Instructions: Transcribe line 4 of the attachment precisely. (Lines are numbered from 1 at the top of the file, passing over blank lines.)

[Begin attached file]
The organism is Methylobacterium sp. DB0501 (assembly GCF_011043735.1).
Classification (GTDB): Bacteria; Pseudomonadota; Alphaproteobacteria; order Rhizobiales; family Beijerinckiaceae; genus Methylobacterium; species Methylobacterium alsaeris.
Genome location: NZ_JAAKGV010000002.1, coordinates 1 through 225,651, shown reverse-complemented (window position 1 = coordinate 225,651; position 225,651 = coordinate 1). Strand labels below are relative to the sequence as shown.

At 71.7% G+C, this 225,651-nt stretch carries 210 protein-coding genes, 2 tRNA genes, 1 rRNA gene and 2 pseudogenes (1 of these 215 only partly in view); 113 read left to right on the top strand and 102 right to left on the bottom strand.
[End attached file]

At 71.7% G+C, this 225,651-nt stretch carries 210 protein-coding genes, 2 tRNA genes, 1 rRNA gene and 2 pseudogenes (1 of these 215 only partly in view); 113 read left to right on the top strand and 102 right to left on the bottom strand.